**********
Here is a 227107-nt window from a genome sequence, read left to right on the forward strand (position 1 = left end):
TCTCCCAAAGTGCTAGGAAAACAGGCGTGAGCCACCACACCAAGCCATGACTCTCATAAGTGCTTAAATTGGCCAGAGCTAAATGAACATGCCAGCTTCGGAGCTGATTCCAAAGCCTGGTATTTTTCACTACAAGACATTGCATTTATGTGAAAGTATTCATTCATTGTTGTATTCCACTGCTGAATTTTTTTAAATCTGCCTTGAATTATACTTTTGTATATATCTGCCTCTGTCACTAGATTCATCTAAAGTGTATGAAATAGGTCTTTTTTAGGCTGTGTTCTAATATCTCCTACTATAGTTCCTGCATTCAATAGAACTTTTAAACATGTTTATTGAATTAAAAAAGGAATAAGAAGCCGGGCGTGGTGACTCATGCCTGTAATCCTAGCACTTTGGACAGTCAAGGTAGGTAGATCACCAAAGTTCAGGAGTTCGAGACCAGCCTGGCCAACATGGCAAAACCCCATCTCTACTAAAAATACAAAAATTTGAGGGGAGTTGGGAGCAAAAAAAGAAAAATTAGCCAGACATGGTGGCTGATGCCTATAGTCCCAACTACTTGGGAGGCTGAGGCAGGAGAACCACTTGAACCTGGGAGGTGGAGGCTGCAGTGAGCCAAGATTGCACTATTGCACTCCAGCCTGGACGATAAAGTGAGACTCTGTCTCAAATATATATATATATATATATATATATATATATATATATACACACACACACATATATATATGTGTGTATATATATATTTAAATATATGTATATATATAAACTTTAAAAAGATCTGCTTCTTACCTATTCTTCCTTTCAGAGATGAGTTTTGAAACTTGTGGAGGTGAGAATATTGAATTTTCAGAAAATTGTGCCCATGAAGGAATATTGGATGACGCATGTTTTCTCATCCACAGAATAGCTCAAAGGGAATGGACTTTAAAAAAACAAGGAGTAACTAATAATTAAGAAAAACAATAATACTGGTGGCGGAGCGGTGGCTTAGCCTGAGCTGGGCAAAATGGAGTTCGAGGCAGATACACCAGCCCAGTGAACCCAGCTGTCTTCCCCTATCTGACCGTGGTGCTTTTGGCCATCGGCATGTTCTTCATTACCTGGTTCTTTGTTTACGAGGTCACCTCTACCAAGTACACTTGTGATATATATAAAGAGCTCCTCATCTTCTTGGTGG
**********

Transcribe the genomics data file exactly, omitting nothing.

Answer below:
Here is a 227107-nt window from a genome sequence, read left to right on the forward strand (position 1 = left end):
TCTCCCAAAGTGCTAGGAAAACAGGCGTGAGCCACCACACCAAGCCATGACTCTCATAAGTGCTTAAATTGGCCAGAGCTAAATGAACATGCCAGCTTCGGAGCTGATTCCAAAGCCTGGTATTTTTCACTACAAGACATTGCATTTATGTGAAAGTATTCATTCATTGTTGTATTCCACTGCTGAATTTTTTTAAATCTGCCTTGAATTATACTTTTGTATATATCTGCCTCTGTCACTAGATTCATCTAAAGTGTATGAAATAGGTCTTTTTTAGGCTGTGTTCTAATATCTCCTACTATAGTTCCTGCATTCAATAGAACTTTTAAACATGTTTATTGAATTAAAAAAGGAATAAGAAGCCGGGCGTGGTGACTCATGCCTGTAATCCTAGCACTTTGGACAGTCAAGGTAGGTAGATCACCAAAGTTCAGGAGTTCGAGACCAGCCTGGCCAACATGGCAAAACCCCATCTCTACTAAAAATACAAAAATTTGAGGGGAGTTGGGAGCAAAAAAAGAAAAATTAGCCAGACATGGTGGCTGATGCCTATAGTCCCAACTACTTGGGAGGCTGAGGCAGGAGAACCACTTGAACCTGGGAGGTGGAGGCTGCAGTGAGCCAAGATTGCACTATTGCACTCCAGCCTGGACGATAAAGTGAGACTCTGTCTCAAATATATATATATATATATATATATATATATATATATATACACACACACACATATATATATGTGTGTATATATATATTTAAATATATGTATATATATAAACTTTAAAAAGATCTGCTTCTTACCTATTCTTCCTTTCAGAGATGAGTTTTGAAACTTGTGGAGGTGAGAATATTGAATTTTCAGAAAATTGTGCCCATGAAGGAATATTGGATGACGCATGTTTTCTCATCCACAGAATAGCTCAAAGGGAATGGACTTTAAAAAAACAAGGAGTAACTAATAATTAAGAAAAACAATAATACTGGTGGCGGAGCGGTGGCTTAGCCTGAGCTGGGCAAAATGGAGTTCGAGGCAGATACACCAGCCCAGTGAACCCAGCTGTCTTCCCCTATCTGACCGTGGTGCTTTTGGCCATCGGCATGTTCTTCATTACCTGGTTCTTTGTTTACGAGGTCACCTCTACCAAGTACACTTGTGATATATATAAAGAGCTCCTCATCTTCTTGGTGG